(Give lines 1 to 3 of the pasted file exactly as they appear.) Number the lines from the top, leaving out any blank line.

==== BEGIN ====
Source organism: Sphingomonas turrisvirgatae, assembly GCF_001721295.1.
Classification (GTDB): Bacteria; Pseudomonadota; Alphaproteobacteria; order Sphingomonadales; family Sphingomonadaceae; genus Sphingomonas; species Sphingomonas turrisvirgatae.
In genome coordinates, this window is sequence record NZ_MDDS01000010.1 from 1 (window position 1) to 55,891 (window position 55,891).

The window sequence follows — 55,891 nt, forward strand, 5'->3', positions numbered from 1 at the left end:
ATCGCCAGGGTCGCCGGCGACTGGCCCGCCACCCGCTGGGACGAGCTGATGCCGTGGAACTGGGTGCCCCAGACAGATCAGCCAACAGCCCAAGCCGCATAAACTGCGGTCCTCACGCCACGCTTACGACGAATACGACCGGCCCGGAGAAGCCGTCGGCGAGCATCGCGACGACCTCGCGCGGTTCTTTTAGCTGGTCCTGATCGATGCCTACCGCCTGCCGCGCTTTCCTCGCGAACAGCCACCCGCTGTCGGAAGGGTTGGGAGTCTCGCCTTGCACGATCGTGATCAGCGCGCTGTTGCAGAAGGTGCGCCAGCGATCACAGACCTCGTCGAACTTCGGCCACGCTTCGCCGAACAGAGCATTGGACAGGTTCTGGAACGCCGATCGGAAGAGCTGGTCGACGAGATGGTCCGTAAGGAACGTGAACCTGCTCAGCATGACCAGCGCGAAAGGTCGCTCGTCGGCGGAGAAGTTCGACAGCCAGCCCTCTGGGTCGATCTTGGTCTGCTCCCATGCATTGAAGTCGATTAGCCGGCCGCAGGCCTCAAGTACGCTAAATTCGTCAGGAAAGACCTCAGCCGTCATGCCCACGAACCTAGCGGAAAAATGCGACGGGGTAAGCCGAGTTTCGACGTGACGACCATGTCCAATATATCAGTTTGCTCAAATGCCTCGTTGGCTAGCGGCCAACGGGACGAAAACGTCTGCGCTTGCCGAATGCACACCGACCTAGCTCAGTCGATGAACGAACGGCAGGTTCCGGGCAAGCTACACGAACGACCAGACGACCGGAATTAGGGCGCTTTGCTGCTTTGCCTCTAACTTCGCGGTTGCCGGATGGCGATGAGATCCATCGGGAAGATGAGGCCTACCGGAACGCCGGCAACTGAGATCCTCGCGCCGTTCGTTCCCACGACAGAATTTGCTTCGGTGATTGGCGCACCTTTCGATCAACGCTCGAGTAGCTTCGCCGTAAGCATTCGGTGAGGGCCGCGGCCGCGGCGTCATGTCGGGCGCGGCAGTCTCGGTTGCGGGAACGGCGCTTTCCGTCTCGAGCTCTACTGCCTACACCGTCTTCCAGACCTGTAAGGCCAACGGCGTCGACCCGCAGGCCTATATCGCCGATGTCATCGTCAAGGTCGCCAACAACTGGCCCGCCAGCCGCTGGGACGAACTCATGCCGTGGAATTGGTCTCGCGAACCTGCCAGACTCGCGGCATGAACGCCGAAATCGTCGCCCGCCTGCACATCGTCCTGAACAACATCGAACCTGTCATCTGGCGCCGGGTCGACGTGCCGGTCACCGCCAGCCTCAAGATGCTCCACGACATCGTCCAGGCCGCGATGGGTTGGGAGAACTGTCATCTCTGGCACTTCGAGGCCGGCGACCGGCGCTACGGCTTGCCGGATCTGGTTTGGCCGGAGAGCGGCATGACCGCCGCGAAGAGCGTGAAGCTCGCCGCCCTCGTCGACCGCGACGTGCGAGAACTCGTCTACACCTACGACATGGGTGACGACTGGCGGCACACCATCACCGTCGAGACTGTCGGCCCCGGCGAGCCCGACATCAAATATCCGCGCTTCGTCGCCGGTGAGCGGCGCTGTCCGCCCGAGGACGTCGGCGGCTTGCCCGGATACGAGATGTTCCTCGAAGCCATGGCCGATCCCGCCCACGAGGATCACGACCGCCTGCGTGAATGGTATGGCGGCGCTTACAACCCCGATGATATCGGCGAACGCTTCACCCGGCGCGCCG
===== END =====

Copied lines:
Source organism: Sphingomonas turrisvirgatae, assembly GCF_001721295.1.
Classification (GTDB): Bacteria; Pseudomonadota; Alphaproteobacteria; order Sphingomonadales; family Sphingomonadaceae; genus Sphingomonas; species Sphingomonas turrisvirgatae.
In genome coordinates, this window is sequence record NZ_MDDS01000010.1 from 1 (window position 1) to 55,891 (window position 55,891).